• December 09, 2022

    Brand Battles: Prudential Takes Aim At WWE's 'The Rock' TM

    In Law360's latest roundup of new actions at the Trademark Trial and Appeal Board, Prudential is trying to cancel World Wrestling Entertainment's trademark rights for "The Rock," saying that WWE has abandoned the mark since the wrestler-turned-actor retired from the industry years ago — plus two other cases you need to know.

  • December 09, 2022

    Art Editor Asks Justices To Resolve Circuit Split On Fair Use

    An art editor has urged the U.S. Supreme Court to take up his dispute with a copyright holder over a French court's €2 million infringement judgment regarding photos of Pablo Picasso's work, arguing that the Ninth Circuit parted ways with its sister circuits when it determined that his use of the photos didn't count as fair use.

  • December 09, 2022

    Baltimore Ravens Can't Register 'Charm City' As TM

    The Baltimore Ravens have lost a bid to register the term "Charm City" as a trademark for use on things like posters, clothing and flags relating to the franchise, despite the football team's argument that it was a common nickname for the team's home city.

  • December 09, 2022

    J&J Unit Hit With $12M Verdict In Spinal Implant IP Suit

    A Delaware federal jury on Friday found that Johnson & Johnson unit DePuy Synthes Sales Inc. infringed a spinal fusion surgery patent under the doctrine of equivalents and owed $12 million to RSB Spine LLC.

  • December 09, 2022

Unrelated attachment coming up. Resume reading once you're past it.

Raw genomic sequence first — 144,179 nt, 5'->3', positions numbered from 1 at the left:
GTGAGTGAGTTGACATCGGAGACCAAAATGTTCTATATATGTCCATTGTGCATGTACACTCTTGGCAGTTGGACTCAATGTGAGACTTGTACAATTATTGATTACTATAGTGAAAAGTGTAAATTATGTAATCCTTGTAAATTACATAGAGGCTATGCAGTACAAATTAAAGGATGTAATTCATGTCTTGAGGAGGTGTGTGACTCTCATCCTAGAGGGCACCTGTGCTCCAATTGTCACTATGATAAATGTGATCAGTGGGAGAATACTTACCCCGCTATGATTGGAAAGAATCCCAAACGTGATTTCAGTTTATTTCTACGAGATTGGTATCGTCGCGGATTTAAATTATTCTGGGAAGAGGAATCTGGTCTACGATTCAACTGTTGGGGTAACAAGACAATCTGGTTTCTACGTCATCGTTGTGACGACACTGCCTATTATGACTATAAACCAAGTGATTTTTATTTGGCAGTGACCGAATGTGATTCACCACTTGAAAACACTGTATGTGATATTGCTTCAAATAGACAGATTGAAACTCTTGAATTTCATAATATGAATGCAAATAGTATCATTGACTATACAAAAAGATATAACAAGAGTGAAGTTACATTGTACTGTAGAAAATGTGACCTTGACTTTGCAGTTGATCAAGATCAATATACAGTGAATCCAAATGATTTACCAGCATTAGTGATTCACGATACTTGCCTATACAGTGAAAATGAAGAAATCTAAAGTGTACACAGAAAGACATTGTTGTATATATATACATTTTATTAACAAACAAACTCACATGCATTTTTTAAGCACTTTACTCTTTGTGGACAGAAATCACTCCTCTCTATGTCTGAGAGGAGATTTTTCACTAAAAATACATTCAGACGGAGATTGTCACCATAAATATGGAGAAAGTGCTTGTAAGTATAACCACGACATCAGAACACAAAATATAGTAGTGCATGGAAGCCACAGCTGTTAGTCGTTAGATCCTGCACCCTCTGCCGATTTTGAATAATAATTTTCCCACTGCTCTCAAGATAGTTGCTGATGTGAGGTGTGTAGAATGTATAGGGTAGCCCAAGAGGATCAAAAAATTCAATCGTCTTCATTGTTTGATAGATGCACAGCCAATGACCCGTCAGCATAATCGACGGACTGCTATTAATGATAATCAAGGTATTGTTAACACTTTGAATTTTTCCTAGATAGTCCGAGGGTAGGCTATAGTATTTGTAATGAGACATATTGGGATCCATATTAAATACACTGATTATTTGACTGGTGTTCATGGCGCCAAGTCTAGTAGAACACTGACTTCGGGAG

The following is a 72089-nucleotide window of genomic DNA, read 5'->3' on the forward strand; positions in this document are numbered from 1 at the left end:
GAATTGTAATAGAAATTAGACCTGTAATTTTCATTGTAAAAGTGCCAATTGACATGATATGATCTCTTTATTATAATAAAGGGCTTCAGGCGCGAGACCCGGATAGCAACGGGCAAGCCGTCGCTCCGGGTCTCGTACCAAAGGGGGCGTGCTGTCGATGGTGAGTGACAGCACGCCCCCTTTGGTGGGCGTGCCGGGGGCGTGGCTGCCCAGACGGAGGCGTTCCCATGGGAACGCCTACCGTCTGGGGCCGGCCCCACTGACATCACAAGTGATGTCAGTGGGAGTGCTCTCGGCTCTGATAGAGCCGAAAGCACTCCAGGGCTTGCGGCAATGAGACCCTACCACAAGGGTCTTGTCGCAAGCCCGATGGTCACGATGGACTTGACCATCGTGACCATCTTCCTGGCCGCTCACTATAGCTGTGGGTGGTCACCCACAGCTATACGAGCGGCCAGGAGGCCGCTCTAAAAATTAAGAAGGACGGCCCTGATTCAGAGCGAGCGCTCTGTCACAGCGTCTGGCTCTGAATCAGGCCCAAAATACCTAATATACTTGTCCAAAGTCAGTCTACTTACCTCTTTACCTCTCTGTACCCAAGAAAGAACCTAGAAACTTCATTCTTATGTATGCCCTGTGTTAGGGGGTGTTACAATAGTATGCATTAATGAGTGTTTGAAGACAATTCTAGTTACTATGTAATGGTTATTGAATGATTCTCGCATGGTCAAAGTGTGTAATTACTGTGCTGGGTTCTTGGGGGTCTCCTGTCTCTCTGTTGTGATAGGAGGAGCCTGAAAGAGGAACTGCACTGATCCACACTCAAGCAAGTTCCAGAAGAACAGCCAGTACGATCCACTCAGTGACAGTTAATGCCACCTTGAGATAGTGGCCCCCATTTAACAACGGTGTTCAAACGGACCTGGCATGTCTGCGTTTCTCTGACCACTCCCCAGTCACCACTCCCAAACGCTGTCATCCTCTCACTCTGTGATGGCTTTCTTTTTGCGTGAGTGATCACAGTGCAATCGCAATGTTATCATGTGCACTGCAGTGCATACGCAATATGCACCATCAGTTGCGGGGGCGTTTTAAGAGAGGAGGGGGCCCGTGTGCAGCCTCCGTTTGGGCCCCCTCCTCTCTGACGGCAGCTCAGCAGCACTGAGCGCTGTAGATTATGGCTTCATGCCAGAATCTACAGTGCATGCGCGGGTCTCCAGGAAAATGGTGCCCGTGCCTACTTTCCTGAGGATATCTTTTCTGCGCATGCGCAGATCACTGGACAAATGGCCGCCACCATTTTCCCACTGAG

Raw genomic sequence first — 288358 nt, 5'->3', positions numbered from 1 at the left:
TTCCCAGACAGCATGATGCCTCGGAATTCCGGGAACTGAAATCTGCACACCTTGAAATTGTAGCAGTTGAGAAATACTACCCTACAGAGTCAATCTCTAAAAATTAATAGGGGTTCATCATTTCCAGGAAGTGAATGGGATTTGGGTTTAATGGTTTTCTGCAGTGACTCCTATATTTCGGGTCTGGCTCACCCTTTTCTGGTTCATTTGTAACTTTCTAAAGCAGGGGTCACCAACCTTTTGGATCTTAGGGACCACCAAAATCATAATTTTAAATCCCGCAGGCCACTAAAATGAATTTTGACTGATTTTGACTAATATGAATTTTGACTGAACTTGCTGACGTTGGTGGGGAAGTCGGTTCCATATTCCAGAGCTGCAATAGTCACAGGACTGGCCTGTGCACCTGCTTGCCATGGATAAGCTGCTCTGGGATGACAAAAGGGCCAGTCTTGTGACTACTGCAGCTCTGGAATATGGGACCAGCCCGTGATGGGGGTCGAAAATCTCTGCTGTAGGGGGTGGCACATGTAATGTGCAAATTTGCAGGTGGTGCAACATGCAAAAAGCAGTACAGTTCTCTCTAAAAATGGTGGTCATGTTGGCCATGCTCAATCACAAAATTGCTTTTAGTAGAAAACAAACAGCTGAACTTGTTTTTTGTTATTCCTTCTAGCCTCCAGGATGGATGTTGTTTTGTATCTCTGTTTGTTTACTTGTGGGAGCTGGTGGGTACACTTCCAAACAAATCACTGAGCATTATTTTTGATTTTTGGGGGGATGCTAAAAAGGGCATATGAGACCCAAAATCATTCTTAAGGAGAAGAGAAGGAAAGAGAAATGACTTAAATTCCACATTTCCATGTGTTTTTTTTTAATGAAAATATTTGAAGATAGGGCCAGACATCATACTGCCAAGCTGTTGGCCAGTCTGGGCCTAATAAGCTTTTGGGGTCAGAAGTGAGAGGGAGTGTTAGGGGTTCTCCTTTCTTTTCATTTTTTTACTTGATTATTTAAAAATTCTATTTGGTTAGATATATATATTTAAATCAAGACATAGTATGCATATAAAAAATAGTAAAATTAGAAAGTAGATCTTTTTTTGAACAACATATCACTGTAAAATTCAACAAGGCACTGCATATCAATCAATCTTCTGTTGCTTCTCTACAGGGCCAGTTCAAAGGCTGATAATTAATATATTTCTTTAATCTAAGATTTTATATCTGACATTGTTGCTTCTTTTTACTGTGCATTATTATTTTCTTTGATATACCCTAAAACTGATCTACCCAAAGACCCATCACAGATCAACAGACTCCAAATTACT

Apple And Ericsson Cut Deal To End EDTX, ITC Fights

    An Eastern District of Texas jury won't decide whether Ericsson's licensing of cellular patents considered essential to 4G and 5G standards are being sold to Apple at fair, reasonable and nondiscriminatory rates, as both companies said Friday they had reached a deal to end multiple suits and simultaneous investigations at the U.S. International Trade Commission.

  • December 09, 2022

    Albright Sends Voice Tech Patent Suit Against Apple To Calif.

    U.S. District Judge Alan Albright has agreed to transfer a voice technology patent suit against Apple to California shortly after shipping out related infringement claims against Microsoft, finding that custodians of relevant electronic documents are located in the Golden State.

  • December 09, 2022

    PTAB Wipes Out Sex-Selection Patent In Pig Breeding IP Row

    The Patent Trial and Appeal Board has invalidated all five claims in an Inguran LLC patent on sex-selection technology for swine breeding, handing a win to challenger Genus PLC, which successfully argued the claims are obvious.

  • December 09, 2022

    Fla. Flight App Co. Tells 11th Circ. Developer Kept Its Software

    A Florida flight app company on Friday told the Eleventh Circuit that its computer fraud lawsuit against a California developer over withholding access to its software should be reinstated, arguing that a "continuous and uninterrupted seven-year business relationship" was sufficient to establish jurisdiction in the Sunshine State.